30 Pages Posted: 4 Mar 2011
Date Written: 1999
In Weeks v. Angelone, 528 U.S. 225 (2000), the members of the capital sentencing jury asked for clarification of the jury instructions on the essential question of whether they were required to sentence Weeks to death upon the finding of certain aggravating factors. The judge merely informed the jurors to reread the instruction. The jurors returned with a death penalty sentence. The Supreme Court held that these jurors likely understood the instructions and at most Weeks had shown a slight possibility that the jurors believed they were precluded from considering mitigating evidence. However, the results of a mock jury study conducted by the authors strongly suggest that the Supreme Court's conclusion was incorrect. In fact, many jurors receiving the subject instruction do believe that they cannot weigh mitigating evidence. The Supreme Court's finding that the jurors in Weeks' trial understood the sentencing instruction was based on mere instinct and was likely incorrect.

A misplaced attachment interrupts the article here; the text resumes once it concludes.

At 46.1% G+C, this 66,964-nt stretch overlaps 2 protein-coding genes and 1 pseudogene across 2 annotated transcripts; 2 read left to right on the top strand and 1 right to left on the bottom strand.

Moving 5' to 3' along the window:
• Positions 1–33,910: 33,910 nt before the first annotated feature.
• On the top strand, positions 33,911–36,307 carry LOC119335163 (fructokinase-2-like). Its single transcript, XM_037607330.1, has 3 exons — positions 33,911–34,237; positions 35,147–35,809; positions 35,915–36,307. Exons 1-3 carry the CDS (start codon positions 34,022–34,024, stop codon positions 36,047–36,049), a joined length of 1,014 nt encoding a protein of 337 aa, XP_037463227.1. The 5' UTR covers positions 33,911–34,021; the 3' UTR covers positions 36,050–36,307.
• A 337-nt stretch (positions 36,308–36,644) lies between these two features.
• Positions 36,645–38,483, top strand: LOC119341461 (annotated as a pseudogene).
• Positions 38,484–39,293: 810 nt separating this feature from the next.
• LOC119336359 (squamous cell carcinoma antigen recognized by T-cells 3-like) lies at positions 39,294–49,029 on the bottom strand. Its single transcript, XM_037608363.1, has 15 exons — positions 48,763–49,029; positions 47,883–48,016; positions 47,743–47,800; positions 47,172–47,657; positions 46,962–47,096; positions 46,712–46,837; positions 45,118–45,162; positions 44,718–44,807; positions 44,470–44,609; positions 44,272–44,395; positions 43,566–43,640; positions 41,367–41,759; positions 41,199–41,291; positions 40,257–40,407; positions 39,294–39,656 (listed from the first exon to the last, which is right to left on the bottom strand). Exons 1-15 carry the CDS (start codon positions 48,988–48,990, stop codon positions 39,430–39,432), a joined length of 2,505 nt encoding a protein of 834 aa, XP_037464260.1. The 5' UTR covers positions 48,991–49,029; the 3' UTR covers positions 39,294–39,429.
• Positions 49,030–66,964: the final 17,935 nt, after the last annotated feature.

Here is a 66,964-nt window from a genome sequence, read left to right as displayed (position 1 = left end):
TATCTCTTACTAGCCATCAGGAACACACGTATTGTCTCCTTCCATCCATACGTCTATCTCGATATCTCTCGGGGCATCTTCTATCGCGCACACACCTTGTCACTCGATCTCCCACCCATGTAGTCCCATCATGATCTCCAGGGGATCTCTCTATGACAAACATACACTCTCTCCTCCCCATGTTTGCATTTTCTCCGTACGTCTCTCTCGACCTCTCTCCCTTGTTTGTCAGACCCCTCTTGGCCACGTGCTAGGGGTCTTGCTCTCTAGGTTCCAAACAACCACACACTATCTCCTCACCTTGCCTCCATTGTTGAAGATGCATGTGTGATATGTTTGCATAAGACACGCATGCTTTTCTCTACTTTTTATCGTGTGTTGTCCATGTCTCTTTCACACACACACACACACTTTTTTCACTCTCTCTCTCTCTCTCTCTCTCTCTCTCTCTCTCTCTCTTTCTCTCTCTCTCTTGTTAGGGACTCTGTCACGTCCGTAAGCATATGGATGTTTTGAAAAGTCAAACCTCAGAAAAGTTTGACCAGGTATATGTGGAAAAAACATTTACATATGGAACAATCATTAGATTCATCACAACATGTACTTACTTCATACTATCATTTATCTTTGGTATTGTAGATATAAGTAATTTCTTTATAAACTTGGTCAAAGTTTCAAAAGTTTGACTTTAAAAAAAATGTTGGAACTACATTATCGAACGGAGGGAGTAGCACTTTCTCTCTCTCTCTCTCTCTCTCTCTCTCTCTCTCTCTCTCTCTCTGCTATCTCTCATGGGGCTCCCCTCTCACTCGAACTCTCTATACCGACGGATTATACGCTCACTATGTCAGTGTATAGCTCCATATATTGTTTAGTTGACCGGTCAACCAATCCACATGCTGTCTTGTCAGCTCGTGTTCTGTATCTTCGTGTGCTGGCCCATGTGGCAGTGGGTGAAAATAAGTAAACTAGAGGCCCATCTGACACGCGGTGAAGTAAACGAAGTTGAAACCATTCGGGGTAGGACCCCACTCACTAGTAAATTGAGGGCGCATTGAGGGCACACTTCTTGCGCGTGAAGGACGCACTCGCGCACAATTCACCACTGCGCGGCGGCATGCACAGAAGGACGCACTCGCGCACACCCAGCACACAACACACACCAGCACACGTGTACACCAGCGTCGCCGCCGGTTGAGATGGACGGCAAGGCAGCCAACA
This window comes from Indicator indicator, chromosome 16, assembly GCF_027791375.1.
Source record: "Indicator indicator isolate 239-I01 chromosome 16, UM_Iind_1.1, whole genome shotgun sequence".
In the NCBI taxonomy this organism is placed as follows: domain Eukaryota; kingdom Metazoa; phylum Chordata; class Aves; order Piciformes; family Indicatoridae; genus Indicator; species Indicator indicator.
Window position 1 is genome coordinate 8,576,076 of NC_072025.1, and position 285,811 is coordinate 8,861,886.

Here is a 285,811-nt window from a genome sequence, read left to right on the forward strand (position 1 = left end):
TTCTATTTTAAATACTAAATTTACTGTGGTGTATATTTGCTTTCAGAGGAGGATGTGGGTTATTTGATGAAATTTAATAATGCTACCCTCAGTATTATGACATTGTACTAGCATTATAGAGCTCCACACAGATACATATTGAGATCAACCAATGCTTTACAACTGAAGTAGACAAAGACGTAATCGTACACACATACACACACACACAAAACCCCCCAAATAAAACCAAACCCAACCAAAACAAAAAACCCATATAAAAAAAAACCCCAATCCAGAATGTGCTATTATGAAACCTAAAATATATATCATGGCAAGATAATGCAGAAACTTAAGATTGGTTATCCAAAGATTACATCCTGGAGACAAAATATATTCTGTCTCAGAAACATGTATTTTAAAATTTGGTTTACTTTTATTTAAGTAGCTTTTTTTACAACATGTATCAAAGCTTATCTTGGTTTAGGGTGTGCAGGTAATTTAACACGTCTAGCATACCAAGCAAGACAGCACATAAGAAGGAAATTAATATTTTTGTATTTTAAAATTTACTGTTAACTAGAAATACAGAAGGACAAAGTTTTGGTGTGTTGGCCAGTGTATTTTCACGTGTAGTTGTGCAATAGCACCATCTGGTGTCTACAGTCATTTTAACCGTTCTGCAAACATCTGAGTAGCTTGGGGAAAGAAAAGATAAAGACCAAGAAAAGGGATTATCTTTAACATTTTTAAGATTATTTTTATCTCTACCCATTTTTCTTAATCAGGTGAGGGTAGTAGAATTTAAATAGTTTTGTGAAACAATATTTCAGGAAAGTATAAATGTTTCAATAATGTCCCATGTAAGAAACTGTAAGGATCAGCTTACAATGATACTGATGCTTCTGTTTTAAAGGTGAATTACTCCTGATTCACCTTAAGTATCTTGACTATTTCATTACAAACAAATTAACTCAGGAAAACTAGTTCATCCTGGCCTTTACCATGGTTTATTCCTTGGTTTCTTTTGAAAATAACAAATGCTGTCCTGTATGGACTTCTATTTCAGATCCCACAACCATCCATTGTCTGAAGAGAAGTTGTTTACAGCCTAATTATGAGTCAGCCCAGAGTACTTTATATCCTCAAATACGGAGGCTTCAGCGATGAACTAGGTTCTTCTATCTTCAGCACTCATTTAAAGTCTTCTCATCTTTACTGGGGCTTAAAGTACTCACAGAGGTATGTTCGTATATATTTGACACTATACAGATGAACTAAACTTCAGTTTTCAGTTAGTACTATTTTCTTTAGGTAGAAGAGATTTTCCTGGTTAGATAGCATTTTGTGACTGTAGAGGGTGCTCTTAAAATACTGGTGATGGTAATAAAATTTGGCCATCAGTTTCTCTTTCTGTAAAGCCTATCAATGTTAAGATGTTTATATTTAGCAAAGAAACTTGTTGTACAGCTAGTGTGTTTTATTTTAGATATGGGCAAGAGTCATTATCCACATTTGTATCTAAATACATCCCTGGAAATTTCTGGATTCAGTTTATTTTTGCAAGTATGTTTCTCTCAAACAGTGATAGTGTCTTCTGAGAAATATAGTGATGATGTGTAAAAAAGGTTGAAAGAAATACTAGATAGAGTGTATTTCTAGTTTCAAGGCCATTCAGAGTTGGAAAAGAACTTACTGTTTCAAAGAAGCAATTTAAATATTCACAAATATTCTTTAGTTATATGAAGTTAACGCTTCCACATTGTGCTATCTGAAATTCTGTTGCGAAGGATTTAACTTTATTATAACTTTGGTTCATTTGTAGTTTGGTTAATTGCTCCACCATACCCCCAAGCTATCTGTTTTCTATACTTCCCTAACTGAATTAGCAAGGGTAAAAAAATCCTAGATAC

Keywords: Weeks, Angelone, capital, sentencing, jury, death, aggravating, fators, penality, mitigating, evidence, and instruction
Suggested Citation: Suggested Citation
Marcus, Paul and Garvey, Stephen P. and Johnson, Sheri Lynn, Correcting Deadly Confusion: Responding to Jury Inquiries in Capital Cases (1999). Cornell Law Review, Vol. 85, No. 3, 1999-2000; William & Mary Law School Research Paper No. 09-81. Available at SSRN: https://ssrn.com/abstract=1774870
By Scott Sundby
By Susan Bandes